The first and central holding of the Court’s opinion is that no claim of “malice”—either an express motive to harm another or simply reckless reporting—can overcome the fair report privilege afforded to news media.  “We hold that neither express malice nor actual malice can defeat the fair report privilege,” the Court’s opinion reads.  “The privilege can only be defeated by showing that a report about an official action or proceeding was unfair or inaccurate.”  Because the overwhelming majority of defamation lawsuits are baseless, the Court’s opinion significantly strengthens protections for journalists that could otherwise be eviscerated through creative or fanciful pleading.

On the other hand, however, the Court held that a journalist’s invocation of the fair report privilege necessarily “triggers the exception to the shield law in Tennessee Code Annotated section 24-1-208(b),” which generally protects journalists against having to disclose the sources of their information.  The Court’s opinion explains:

“[A]ssertion of the fair report privilege will necessarily entail disclosure of the media defendant’s source of information. This is because a media defendant asserting the privilege must show that the allegedly defamatory information is a fair and accurate report of official actions or proceedings, and therefore, the media defendant must disclose the source of the allegedly defamatory information.” 

The Court made clear, however, that “the exception to the shield law allows a court to compel disclosure of the source of a media defendant’s information—how media defendants know something; it does not authorize a court to compel media defendants to disclose the information the source provided.”

Read the Tennessee Supreme Court’s unanimous opinion in Glenn R. Funk v. Scripps Media, Inc. here.

This post will be updated.

Like ScotBlog?  Join our email list or contact us here, or follow along on Twitter @Scot_Blog and facebook at https://www.facebook.com/scotblog.org 

The “Justice Game,” and the Tennessee Supreme Court’s Latest Opportunity to Call Foul

By Daniel A. Horwitz

Over at the Litigation & Trial Blog, attorney Max Kennerly has penned an excellent piece on “The Unjust ‘Sporting Theory of Justice’ In Federal Courts.”  The “sporting theory” at issue is a reference to a famous speech entitled “The Causes Of Popular Dissatisfaction With The Administration Of Justice,” which Roscoe Pound—then the Dean of Harvard Law School—delivered at the American Bar Association’s annual convention in 1906.

Pound’s essential premise was that, by the turn of the twentieth century, the American justice system had devolved into little more than a game that focused not on adjudicating controversies on their merits and meting out judgments that substantive justice compelled, but looked instead to whether litigants had successfully navigated procedural rules that had little bearing, if any, upon the actual case at bar.  Pound decried:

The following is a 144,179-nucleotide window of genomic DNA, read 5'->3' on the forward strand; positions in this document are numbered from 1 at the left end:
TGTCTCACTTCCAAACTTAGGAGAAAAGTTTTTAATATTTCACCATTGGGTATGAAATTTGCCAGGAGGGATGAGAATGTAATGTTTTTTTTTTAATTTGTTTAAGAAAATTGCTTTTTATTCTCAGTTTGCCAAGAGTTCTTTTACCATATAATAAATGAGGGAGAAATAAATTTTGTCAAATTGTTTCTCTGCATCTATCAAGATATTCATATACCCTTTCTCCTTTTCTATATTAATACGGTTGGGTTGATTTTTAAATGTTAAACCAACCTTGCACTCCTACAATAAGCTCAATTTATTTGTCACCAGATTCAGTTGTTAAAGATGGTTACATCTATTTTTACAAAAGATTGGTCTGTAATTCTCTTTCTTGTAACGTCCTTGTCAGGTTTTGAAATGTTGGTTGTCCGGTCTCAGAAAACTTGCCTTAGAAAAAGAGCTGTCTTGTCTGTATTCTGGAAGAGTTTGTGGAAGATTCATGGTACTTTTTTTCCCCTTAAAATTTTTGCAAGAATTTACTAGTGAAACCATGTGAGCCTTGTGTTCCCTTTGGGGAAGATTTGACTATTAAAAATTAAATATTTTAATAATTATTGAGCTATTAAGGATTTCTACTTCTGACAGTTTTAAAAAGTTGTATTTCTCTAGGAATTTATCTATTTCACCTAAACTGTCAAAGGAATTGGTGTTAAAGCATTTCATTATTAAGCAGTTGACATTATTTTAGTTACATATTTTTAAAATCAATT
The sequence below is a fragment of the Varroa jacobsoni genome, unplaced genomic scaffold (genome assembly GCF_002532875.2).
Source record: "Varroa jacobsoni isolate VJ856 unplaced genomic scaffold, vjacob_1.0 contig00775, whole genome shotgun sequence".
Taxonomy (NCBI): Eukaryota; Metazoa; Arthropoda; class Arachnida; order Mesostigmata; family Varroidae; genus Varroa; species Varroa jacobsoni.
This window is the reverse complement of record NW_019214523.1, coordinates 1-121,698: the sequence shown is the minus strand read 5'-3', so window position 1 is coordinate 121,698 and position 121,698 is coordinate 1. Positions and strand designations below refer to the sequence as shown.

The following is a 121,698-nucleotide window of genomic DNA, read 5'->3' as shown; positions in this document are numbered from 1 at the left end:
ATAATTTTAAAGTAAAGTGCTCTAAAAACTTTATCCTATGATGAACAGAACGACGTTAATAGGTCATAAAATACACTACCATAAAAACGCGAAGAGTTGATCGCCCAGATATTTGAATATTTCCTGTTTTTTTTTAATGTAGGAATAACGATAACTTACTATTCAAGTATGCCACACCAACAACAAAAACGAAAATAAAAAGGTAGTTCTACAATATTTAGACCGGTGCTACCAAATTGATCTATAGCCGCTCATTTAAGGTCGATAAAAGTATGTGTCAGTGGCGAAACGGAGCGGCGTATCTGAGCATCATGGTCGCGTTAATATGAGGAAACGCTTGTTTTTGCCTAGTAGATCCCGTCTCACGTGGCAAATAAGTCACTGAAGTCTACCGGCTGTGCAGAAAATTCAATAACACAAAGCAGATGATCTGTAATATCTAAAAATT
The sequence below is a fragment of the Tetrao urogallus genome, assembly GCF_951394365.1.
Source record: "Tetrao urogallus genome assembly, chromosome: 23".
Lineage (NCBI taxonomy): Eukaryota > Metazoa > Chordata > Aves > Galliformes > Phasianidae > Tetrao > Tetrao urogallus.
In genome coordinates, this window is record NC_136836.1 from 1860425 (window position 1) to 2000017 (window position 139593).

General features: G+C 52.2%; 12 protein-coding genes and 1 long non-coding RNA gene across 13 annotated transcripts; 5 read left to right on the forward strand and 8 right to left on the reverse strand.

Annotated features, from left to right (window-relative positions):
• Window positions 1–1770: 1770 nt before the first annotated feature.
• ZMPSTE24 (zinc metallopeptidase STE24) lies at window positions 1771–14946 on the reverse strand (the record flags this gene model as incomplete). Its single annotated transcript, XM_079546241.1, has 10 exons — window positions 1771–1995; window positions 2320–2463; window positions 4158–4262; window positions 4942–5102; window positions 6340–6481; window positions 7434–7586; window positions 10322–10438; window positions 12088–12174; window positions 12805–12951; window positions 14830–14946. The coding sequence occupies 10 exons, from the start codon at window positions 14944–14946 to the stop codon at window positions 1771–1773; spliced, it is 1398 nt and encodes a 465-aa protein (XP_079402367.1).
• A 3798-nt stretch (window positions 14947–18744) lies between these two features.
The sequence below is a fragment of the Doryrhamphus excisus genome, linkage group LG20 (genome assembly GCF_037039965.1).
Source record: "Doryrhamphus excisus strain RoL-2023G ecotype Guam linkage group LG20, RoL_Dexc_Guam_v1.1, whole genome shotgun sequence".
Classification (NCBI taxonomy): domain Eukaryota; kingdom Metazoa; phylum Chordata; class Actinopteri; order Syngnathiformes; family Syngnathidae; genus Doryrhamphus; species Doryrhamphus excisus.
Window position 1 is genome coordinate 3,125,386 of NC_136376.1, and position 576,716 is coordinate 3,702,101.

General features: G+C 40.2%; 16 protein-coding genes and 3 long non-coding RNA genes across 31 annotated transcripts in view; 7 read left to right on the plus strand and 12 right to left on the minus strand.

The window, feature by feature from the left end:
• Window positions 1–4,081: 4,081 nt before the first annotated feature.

“The inquiry is not: What do substantive law and justice require? Instead, the inquiry is: Have the rules of the game been carried out strictly? If any material infraction is discovered, just as the football rules put back the offending team five or ten or fifteen yards, as the case may be, our sporting theory of justice awards new trials, or reverses judgments, or sustains demurrers in the interest of regular play.”

None of this, of course, was to suggest that procedural rules are not important.  Indeed, to the contrary, all agree that procedural rules—such as fair notice and a meaningful opportunity to be heard—are essential to protect substantive rights. 

Frequently, however, procedural rules are distantly removed from substantive protections.  Under such circumstances—particularly when a rule is unclear or an opposing litigant has not been harmed—the notion that someone should lose their day in court due to technical non-compliance is corrosive to the justice system’s fundamental purpose: To adjudicate the merits of controversies and dispense justice based on litigants’ substantive rights.

Frustratingly, despite many essential improvements over the past century that aimed to reform the justice game, many judges’ disinterest in providing substantive justice doggedly persists.  Kennerly’s article provides some recent examples in federal court, but Tennessee is a similar offender.  Tennessee’s intermediate appellate courts, in particular, have long jumped to dismiss substantive claims based on procedural technicalities that have little or no relation to litigants’ substantive rights—something that the Tennessee Supreme Court has repeatedly intervened to chastise over, and over, and over again.